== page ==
by Linda LIM
rain cells communicate by producing tiny electrical impulses that facilitate processes such as thought, memory, consciousness, and emotion. Electroencephalography (EEG), a process that involves placing multiple electrodes on a person's scalp to capture neural signals, detects these impulses as tiny currents. The acquired signals, when amplified and input into a computer for processing, can be translated into messages or commands that reflect a person's intentions and, in essence, has led to brain-computer interface (BCI) research.
BCI, by definition, is a system that allows a person to communicate with or control the external world without involving the brain's normal output pathways. These pathways comprise the specific nerves and muscles associated with such human activity as speech or movement.
Current BCI researchers have done most of their research on patients who are in a so-called locked-in state, such as those who suffer from amyotrophic lateral sclerosis (ALS), in which motor-function nerves in the spinal cord and brain progressively fail until patients end up completely paralysed. Even though they can no longer communicate their needs and feelings, they retain brain function.
Niels Birbaumer, a neuropsychologist at the University of Tuebingen in Germany and a veteran researcher in BCI, has pioneered and implemented a BCI system called the Thought Translation Device (TTD) - a device that allows patients to use their thoughts to control a word processor (Figure 1).
A patient using the TTD wears a cap that brings electrodes in contact with his or her scalp. The TTD acquires slow cortical potential (SCP) signals, a type of slow voltage change generated in the cerebral cortex picked up by an EEG. With training, an ALS patient can actually learn to generate the appropriate SCP signals to control cursor movements on a notebook computer running word-processing software as part of the TTD device.
Figure 2 shows how the notebook screen appears during the initial training phase. Patients first train their thoughts to move a cursor into a top- or bottom-highlighted screen goal. If they succeed, a smiley face appears with the message "very good" as positive feedback. Birbaumer and his team do not teach patients how to train their thoughts; they advise patients to watch closely and adopt an approach that works for them.
Birbaumer explains: "Initial patient training requires a team comprising a physicist, a neurologist, and a psychologist concerned with patient learning. Patients may become demotivated in the absence of results, and since the TTD will only do what the patient wants it to do, sometimes we have to adapt the TTD to each individual patient."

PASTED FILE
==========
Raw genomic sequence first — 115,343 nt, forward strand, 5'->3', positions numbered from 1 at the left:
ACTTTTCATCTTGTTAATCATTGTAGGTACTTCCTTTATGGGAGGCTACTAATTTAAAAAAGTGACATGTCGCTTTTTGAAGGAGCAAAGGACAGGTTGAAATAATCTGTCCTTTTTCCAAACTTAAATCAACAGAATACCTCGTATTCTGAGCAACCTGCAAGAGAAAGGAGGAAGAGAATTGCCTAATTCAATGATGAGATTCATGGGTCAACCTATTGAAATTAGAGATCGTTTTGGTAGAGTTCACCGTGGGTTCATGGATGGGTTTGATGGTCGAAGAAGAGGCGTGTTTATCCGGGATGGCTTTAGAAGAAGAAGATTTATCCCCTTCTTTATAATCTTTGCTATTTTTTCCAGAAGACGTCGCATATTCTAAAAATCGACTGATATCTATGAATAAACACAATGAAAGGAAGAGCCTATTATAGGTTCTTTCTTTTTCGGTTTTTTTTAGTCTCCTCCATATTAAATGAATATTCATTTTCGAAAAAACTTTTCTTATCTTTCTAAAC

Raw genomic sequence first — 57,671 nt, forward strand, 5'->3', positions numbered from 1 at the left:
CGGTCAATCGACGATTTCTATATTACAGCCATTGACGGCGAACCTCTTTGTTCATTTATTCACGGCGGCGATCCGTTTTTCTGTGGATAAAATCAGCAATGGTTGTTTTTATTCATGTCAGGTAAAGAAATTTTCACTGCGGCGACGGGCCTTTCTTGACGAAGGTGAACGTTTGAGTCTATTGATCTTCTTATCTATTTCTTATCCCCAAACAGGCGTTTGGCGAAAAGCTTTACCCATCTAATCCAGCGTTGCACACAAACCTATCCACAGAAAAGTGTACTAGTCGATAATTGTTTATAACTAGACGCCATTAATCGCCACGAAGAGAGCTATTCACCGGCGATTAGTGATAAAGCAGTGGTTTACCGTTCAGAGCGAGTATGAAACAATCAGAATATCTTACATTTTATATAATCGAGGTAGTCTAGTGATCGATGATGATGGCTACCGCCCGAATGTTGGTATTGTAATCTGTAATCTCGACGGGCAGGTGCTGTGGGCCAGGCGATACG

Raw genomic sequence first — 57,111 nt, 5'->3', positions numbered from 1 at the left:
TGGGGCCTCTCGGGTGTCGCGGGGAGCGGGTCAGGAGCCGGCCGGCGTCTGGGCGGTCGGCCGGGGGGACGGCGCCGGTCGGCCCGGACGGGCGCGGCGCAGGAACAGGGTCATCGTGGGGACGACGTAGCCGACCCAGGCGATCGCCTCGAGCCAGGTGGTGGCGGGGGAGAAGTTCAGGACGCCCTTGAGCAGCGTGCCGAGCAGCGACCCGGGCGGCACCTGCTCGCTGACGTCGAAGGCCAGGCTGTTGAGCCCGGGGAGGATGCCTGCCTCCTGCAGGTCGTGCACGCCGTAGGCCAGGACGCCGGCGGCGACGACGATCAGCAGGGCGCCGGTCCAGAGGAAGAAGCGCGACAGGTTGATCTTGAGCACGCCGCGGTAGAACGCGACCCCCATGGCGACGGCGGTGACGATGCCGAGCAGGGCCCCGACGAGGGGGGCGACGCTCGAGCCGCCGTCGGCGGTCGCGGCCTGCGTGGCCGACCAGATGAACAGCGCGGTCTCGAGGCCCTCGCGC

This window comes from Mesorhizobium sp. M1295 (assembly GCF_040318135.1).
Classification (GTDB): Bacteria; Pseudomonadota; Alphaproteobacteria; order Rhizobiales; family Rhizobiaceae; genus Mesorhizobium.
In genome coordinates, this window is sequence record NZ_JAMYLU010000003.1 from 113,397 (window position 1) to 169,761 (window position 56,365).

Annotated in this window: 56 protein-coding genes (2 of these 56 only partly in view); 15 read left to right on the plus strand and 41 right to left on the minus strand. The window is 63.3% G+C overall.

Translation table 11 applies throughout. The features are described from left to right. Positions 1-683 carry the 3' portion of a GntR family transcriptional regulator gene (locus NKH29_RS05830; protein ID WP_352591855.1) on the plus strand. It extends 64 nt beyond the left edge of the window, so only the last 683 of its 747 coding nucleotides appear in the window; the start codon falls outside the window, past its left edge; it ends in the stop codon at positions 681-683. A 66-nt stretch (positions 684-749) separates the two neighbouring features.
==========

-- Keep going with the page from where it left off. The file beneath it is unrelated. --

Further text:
Once patients become sufficiently accurate at this game, they proceed to train on word processor software called the Language Support Program (LSP) in which letters for selection appear in a bottom-located goal and selected letters appear in a top-located goal (Figure 3).
Although it may take weeks or months before they learn to control the TTD, ALS patients now have the opportunity to communicate. Three of Birbaumer's patients have in fact learned to write fluently with the TTD.
Birbaumer confides: "Our next goal is to develop a language support system that is faster and easier to use. This will be useful for the millions of patients who are paralysed from brainstem stroke, ALS, or coma.
"To do so, we have to collaborate with people in fields as diverse as neuroscience, psychology, neurology, information processing, computing, and engineering. Interdisciplinary effort is important in BCI research, and a lack of it is not uncommon. Sometimes the neuroscience people separate from the mathematicians or informatics experts."
Apart from the application in communication, another potential use of BCI is as a neuroprosthesis for the partially paralysed - "neuro" because only thoughts are needed to operate a prosthesis. Recently scientists have had success in making a monkey operate a robotic arm via its thoughts. BCI researchers are also interested in a wheelchair for people with total paralysis, and it is in this area that Birbaumer will be working with scientists from the Institute for Infocomm Research (I2R) in Singapore and the Department of Mechanical Engineering at the National University of Singapore. The joint research project will be Asia's first-ever foray into BCI research.
The collaboration envisions an individual controlling his brain blood flow through a BCI system involving functional magnetic resonance imaging in order to manipulate a wheelchair. "Their ideas in using blood flow to develop a wheelchair that you can run with your brain are good," Birbaumer says, referring to the I2R team's research focus.
"Aside from the usual constraints of time, we are actually looking at a very doable task, especially since the I2R team has good computational competence in signal processing and analysis, critical to BCI research."
For more information contact Niels Birbaumer at firstname.lastname@example.org
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